Private David Sands


David Sands was born on 2 January 1897, the sixth of ten children of farm labourer William Sands and his wife Eleanor (née Marks). By the time of the 1911 Census he was living at nearby Mullaghtironey with his brother Robert on the farm of Mary Charleton, where they worked as farm servants.

Sands enlisted in the North Irish Horse on 13 April 1915 (No.1482). On 22 September 1915 he embarked with a reinforcement draft for France, where he was posted to C Squadron, which was then serving as divisional cavalry to the 3rd Division.

In June 1916 C Squadron combined with F Squadron and the 6th (Inniskilling) Dragoons Service Squadron to form the 2nd North Irish Horse Regiment, serving as corps cavalry to X Corps until September 1917, when the regiment was disbanded and its men transferred to the infantry. Sands was one of 70 men given the job of conducting the regiment's horses to Egypt, to be handed over for use by mounted units there. They embarked from Marseilles on board HMT Bohemian on 25 August. After a month at Alexandria they returned to France, via Italy. On 5 October 1917 they arrived at the 36th (Ulster) Division Infantry Base Depot at Harfleur for infantry training, and after just a few days were posted to the 9th (Service) Battalion, Royal Irish Fusiliers – which had been renamed the 9th (North Irish Horse) Battalion – joining it in the field at Ruyaulcourt on 12 October. Sands was issued regimental number 41595 and posted to D Company. He probably saw action with the battalion at the Battle of Cambrai in November and December 1917.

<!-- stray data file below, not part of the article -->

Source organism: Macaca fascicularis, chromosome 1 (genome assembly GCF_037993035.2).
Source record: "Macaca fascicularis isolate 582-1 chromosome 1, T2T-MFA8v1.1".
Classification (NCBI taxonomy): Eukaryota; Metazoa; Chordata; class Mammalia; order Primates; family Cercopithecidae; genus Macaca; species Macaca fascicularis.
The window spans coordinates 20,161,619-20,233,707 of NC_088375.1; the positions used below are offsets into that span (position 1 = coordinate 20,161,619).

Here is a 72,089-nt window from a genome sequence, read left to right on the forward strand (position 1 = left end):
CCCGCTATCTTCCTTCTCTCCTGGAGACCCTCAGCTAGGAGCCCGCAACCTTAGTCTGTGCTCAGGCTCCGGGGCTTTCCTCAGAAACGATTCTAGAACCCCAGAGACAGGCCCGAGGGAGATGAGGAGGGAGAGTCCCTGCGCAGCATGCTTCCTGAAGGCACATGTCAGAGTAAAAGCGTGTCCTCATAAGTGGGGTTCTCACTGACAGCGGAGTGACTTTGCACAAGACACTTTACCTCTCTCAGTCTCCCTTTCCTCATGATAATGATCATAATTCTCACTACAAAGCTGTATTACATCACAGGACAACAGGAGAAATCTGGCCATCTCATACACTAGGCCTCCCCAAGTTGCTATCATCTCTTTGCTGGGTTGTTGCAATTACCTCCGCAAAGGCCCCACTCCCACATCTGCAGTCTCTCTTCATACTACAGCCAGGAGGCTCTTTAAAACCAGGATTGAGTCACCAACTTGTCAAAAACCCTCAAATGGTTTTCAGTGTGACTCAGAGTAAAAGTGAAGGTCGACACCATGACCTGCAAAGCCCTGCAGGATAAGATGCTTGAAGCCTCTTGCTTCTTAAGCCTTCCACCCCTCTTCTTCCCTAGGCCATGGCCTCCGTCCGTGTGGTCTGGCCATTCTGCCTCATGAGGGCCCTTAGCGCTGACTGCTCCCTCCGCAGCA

Sands was one of the many posted as missing following the 9th (NIH) Battalion's fighting withdrawal from St Quentin from 21 to 28 March 1918 during the German spring offensive. Later, however, he rejoined the battalion.

The 9th (NIH) Battalion saw heavy fighting on the Ypres front and east into Belgium during the Advance to Victory offensive from August to November 1918. Sands was wounded in the right foot at this time, probably in October. The wound was not severe, and on 7 March 1919 he was demobilised and transferred to Class Z, Army Reserve. For a year or so he received a disability pension due to the wound.



Private Sands' brother Robert also served in the war, with the Royal Inniskilling Fusiliers. He was killed in action on 8 May 1916.


Mid-Ulster Mail, 27 May 1916


David Sands' service certificate sourced from the site Friends of the Somme: Mid-Ulster Branch.